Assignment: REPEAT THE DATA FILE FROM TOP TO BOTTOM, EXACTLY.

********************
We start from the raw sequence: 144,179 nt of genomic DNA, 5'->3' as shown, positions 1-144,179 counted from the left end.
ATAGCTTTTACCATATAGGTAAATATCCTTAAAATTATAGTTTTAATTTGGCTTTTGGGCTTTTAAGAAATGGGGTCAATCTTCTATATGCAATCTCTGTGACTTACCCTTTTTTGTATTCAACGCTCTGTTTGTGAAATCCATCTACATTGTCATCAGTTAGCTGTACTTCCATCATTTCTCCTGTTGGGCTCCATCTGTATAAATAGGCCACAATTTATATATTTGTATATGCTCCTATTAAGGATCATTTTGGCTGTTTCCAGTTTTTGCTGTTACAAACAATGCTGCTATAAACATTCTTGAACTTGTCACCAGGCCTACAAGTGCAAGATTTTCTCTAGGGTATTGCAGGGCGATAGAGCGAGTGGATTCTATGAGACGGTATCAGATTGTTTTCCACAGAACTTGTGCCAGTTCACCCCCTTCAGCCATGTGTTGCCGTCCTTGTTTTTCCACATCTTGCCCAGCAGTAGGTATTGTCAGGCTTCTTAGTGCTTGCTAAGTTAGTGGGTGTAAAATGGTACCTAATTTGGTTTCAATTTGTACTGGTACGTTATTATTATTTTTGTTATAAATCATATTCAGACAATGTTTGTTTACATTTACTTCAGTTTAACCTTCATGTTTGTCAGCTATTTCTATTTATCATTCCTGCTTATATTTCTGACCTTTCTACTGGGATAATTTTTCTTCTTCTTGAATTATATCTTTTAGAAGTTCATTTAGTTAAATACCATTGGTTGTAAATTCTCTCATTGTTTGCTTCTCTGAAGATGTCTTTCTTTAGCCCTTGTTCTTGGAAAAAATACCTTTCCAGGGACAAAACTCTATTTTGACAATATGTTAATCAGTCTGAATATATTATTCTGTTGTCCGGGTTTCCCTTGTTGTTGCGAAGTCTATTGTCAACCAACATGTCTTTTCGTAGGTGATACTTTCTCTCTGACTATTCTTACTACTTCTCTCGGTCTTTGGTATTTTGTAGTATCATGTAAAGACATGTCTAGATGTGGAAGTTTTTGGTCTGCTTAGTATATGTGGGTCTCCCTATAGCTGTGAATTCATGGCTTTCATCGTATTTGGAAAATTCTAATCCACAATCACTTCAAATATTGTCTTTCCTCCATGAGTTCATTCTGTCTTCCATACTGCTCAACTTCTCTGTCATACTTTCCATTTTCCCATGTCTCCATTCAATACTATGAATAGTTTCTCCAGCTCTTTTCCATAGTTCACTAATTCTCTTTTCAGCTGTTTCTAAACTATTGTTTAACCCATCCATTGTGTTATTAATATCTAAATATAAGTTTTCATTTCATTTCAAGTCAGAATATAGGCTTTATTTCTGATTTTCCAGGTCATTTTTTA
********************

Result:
We start from the raw sequence: 144,179 nt of genomic DNA, 5'->3' as shown, positions 1-144,179 counted from the left end.
ATAGCTTTTACCATATAGGTAAATATCCTTAAAATTATAGTTTTAATTTGGCTTTTGGGCTTTTAAGAAATGGGGTCAATCTTCTATATGCAATCTCTGTGACTTACCCTTTTTTGTATTCAACGCTCTGTTTGTGAAATCCATCTACATTGTCATCAGTTAGCTGTACTTCCATCATTTCTCCTGTTGGGCTCCATCTGTATAAATAGGCCACAATTTATATATTTGTATATGCTCCTATTAAGGATCATTTTGGCTGTTTCCAGTTTTTGCTGTTACAAACAATGCTGCTATAAACATTCTTGAACTTGTCACCAGGCCTACAAGTGCAAGATTTTCTCTAGGGTATTGCAGGGCGATAGAGCGAGTGGATTCTATGAGACGGTATCAGATTGTTTTCCACAGAACTTGTGCCAGTTCACCCCCTTCAGCCATGTGTTGCCGTCCTTGTTTTTCCACATCTTGCCCAGCAGTAGGTATTGTCAGGCTTCTTAGTGCTTGCTAAGTTAGTGGGTGTAAAATGGTACCTAATTTGGTTTCAATTTGTACTGGTACGTTATTATTATTTTTGTTATAAATCATATTCAGACAATGTTTGTTTACATTTACTTCAGTTTAACCTTCATGTTTGTCAGCTATTTCTATTTATCATTCCTGCTTATATTTCTGACCTTTCTACTGGGATAATTTTTCTTCTTCTTGAATTATATCTTTTAGAAGTTCATTTAGTTAAATACCATTGGTTGTAAATTCTCTCATTGTTTGCTTCTCTGAAGATGTCTTTCTTTAGCCCTTGTTCTTGGAAAAAATACCTTTCCAGGGACAAAACTCTATTTTGACAATATGTTAATCAGTCTGAATATATTATTCTGTTGTCCGGGTTTCCCTTGTTGTTGCGAAGTCTATTGTCAACCAACATGTCTTTTCGTAGGTGATACTTTCTCTCTGACTATTCTTACTACTTCTCTCGGTCTTTGGTATTTTGTAGTATCATGTAAAGACATGTCTAGATGTGGAAGTTTTTGGTCTGCTTAGTATATGTGGGTCTCCCTATAGCTGTGAATTCATGGCTTTCATCGTATTTGGAAAATTCTAATCCACAATCACTTCAAATATTGTCTTTCCTCCATGAGTTCATTCTGTCTTCCATACTGCTCAACTTCTCTGTCATACTTTCCATTTTCCCATGTCTCCATTCAATACTATGAATAGTTTCTCCAGCTCTTTTCCATAGTTCACTAATTCTCTTTTCAGCTGTTTCTAAACTATTGTTTAACCCATCCATTGTGTTATTAATATCTAAATATAAGTTTTCATTTCATTTCAAGTCAGAATATAGGCTTTATTTCTGATTTTCCAGGTCATTTTTTA